Tears flowed as the loved ones of Tommy Cowan and Georgia Jones gathered at Staunton Country Park to pay tribute.
More than 100 people came together last night with balloons and messages of love for the pair.
They all stood silently as the balloons were released and floated away.
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Father-of-one Tommy, 20, and Georgia, 18, were taken to Queen Alexandra Hospital after falling ill at Mutiny Festival on Saturday evening.
They sadly passed away later that night.
Damian Cowan, Tommy’s dad from Havant, thanked everyone who went to pay tribute.
Speaking to The News, he said: ‘This is everyone’s way of saying goodbye.
‘There are people here who knew either Tommy or Georgia, from different parts of their lives but we have all come together to remember them.
‘It shows how much they were loved that so many people could come at such short notice.
‘I do appreciate that everyone has shown up for support.
‘It has been hard but it is nice to see everyone come together from both sides.’
Mr Cowan described Tommy, from Havant, as a lovely person and a great dad.
He had previously said: ‘He meant everything to me, he was my boy.
‘He was funny, he loved life and he loved his little boy. He was everything. He was a good lad.’
In his message tied to a big love heart balloon, Mr Cowan wrote: ‘My baby boy, fly high with the angels and enjoy your sleep.
‘My baby miss you loads, love you forever, until we meet again, love always Dad.’
In a statement released through police, Georgia’s family said: ‘Georgia was a very strong-willed and opinionated young lady.
‘She was a shoulder for anyone that needed it.
‘She loved her job working with people with learning and physical difficulties.
‘We just hope she uses her “indoor voice” wherever she may be.’
Georgia’s mum Janine Milburn posted on Facebook that her daughter ‘had died due to complications after taking two pills’.
She added she hoped this incident would deter others from taking drugs.
As previously reported in The News, following the deaths of Georgia, from Havant, and Tommy organisers of Mutiny Festival, held on King George V playing fields in Cosham, cancelled the final day of the event.
In a statement they released on Sunday, they said it was ‘as a safety precaution’.
They had earlier warned festival-goers of a ‘bad batch’ of a substance.
A spokeswoman from Queen Alexandra Hospital said 15 people from Mutiny, including Tommy and Georgia, were admitted for treatment.
One of those remains in a critical condition although had made slight improvements since Saturday.
Yesterday police said they had arrested three people in connection with the supply of drugs at Mutiny, as questions continue to be raised about the security at the event.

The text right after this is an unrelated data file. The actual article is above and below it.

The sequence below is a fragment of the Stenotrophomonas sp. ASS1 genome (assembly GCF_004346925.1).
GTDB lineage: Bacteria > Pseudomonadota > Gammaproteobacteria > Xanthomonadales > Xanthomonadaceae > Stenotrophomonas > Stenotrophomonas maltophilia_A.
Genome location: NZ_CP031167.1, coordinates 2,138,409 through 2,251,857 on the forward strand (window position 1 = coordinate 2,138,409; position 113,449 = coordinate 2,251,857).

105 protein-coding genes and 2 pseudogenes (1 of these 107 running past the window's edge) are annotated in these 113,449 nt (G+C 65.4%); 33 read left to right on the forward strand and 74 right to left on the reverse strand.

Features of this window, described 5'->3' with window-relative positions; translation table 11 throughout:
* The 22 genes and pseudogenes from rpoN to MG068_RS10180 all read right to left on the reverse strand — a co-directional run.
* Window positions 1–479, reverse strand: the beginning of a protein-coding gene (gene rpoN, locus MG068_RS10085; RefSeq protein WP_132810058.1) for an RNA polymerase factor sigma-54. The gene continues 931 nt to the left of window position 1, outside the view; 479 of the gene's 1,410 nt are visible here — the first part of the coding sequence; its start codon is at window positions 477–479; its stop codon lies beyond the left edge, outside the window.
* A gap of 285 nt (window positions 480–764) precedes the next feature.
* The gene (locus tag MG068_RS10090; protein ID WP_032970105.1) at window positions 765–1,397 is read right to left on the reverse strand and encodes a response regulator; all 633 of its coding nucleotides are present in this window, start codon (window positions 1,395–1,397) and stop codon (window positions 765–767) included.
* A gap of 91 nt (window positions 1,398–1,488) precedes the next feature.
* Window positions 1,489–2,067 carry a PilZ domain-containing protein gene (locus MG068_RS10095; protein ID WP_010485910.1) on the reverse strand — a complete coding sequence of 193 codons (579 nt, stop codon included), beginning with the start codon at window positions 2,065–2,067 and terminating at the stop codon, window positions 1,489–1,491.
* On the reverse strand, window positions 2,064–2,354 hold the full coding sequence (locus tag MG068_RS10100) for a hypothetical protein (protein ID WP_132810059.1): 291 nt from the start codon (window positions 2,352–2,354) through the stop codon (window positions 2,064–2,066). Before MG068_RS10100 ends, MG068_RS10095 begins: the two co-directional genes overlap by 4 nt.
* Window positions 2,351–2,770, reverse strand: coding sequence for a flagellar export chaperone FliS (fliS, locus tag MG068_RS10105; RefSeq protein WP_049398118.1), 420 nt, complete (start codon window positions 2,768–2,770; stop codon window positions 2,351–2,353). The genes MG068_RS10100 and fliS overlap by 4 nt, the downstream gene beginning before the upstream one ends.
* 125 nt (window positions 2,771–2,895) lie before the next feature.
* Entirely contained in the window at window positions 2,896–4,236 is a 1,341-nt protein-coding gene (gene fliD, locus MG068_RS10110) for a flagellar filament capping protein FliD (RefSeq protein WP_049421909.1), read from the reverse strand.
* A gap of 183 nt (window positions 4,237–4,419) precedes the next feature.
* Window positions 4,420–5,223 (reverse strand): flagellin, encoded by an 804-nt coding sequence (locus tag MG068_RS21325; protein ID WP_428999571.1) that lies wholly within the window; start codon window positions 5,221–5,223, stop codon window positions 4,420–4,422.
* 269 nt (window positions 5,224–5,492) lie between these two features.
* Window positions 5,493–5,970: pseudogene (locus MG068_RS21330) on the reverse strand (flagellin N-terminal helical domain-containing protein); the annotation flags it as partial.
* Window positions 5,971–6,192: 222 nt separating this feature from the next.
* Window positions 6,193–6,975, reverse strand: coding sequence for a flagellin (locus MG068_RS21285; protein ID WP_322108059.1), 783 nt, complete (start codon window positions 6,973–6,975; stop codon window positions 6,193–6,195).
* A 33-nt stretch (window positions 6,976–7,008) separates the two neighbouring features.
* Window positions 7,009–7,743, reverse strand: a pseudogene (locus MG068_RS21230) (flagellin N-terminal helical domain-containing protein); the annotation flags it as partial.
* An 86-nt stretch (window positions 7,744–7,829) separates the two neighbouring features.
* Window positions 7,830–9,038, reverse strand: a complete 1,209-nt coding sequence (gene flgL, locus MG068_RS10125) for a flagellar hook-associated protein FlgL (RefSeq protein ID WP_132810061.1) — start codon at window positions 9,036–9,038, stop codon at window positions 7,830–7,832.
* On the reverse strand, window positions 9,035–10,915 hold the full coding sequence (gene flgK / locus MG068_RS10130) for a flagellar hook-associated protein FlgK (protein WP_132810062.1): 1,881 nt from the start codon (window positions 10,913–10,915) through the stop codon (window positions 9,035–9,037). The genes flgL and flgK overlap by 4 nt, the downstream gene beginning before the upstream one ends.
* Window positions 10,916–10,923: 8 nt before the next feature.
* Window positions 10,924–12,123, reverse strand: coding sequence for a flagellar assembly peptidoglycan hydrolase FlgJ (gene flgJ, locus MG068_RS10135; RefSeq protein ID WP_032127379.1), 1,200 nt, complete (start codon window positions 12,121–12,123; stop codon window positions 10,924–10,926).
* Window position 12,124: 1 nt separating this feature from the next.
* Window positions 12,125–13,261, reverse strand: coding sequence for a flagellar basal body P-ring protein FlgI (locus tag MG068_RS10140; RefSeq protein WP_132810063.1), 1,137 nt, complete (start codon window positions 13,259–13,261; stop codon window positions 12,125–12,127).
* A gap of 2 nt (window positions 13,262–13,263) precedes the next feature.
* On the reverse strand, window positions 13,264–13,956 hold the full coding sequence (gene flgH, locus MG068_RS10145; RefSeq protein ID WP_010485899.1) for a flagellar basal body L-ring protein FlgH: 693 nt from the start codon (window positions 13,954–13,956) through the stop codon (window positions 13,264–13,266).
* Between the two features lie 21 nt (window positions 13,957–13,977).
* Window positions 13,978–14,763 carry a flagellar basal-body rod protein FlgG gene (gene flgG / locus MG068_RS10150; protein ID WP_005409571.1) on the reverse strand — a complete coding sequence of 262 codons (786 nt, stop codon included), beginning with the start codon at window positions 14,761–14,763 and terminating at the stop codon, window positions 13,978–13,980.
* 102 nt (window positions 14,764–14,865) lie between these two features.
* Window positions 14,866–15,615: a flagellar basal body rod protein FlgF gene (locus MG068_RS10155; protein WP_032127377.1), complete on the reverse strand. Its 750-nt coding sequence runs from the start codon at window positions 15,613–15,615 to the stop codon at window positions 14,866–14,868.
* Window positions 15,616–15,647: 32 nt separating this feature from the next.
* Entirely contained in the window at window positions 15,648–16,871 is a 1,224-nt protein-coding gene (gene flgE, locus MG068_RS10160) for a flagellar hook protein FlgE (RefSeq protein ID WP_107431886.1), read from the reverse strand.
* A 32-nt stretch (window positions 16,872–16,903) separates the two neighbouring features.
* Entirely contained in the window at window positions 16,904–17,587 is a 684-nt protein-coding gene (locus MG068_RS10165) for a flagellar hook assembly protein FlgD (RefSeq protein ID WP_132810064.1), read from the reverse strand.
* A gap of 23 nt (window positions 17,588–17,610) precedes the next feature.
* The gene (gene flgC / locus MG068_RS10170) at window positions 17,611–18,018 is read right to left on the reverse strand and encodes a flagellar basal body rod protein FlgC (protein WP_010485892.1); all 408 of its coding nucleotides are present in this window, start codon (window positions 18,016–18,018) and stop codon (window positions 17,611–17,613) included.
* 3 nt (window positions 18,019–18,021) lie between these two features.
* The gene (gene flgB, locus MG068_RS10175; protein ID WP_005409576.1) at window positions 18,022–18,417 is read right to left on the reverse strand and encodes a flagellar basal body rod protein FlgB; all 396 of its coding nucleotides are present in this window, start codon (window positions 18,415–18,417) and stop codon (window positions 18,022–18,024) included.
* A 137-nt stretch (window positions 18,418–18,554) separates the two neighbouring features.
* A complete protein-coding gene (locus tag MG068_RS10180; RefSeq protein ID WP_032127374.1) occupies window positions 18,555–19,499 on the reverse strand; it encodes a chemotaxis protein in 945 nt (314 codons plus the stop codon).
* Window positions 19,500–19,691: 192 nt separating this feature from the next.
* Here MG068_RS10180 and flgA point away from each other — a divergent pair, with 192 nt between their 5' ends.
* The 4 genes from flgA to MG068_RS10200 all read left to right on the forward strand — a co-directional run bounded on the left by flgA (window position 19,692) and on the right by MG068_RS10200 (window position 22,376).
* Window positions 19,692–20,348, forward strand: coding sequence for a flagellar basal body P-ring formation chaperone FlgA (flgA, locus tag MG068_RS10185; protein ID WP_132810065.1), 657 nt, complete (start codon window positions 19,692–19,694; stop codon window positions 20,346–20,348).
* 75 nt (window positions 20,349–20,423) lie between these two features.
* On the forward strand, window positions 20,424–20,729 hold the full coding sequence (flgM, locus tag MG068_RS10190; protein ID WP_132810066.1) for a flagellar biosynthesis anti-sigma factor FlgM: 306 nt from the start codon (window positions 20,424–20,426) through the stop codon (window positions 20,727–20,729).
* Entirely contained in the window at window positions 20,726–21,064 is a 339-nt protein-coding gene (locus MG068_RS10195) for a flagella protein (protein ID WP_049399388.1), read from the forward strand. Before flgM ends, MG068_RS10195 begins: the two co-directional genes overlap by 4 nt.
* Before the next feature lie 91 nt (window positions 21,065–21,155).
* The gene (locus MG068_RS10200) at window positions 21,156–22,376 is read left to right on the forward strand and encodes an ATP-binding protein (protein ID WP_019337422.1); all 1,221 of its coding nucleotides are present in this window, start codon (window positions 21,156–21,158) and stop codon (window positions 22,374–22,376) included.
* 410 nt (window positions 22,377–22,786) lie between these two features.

On Sunday night, police arrested a 20-year-old man from Havant, a 20-year-old man from Waterlooville and a 22-year-old man from Cosham on suspicion of being concerned in the supply of Class A drugs.
As of last night, they were in police custody as the investigation continues.
Now one security guard who was at the festival told The News that he was concerned with how quickly people were getting through the entry gates and the fact that staff did not have the authority to do full-body searches.
The guard, who asked to remain anonymous, says that he also thinks there should have been more staff on duty.
He said: ‘In my opinion everything was happening much too quickly.
‘In the searching area there were so many people packed in that we couldn’t tell who had been searched and who hadn’t.
‘If people did have anything on them they were taken to a search area that was mixed gender – that should never happen.
‘From what I saw all that was searched was people’s pockets and their wallets – because we aren’t police we cannot do a full-body search.
‘I also think there should have been more sniffer dogs at the festival and much more security.
‘I think the whole event needs rethinking – the entrance needs to be slowed down and I believe the checks should be much more thorough.’
Festival-goer Georgina Newman, 23 from Selsey, says that the security at Mutiny Festival was not as watertight as it has been at other festivals she has attended.
She said: ‘I don’t think that people going into the festival were being searched properly.
‘Nobody was being patted down – it seemed like chaos as everyone poured through the gates.’
According to Georgina, she saw people with under 18 wristbands passing alcohol around, saw evidence of drug taking and fights breaking out.
‘The whole situation was just very uncomfortable,’ she added.
Hampshire police have confirmed that sniffer dogs on the gates were the responsibility of the festival organisers and not associated with Hampshire Constabulary.
Vespasian Security has been approached by The News but declined to comment.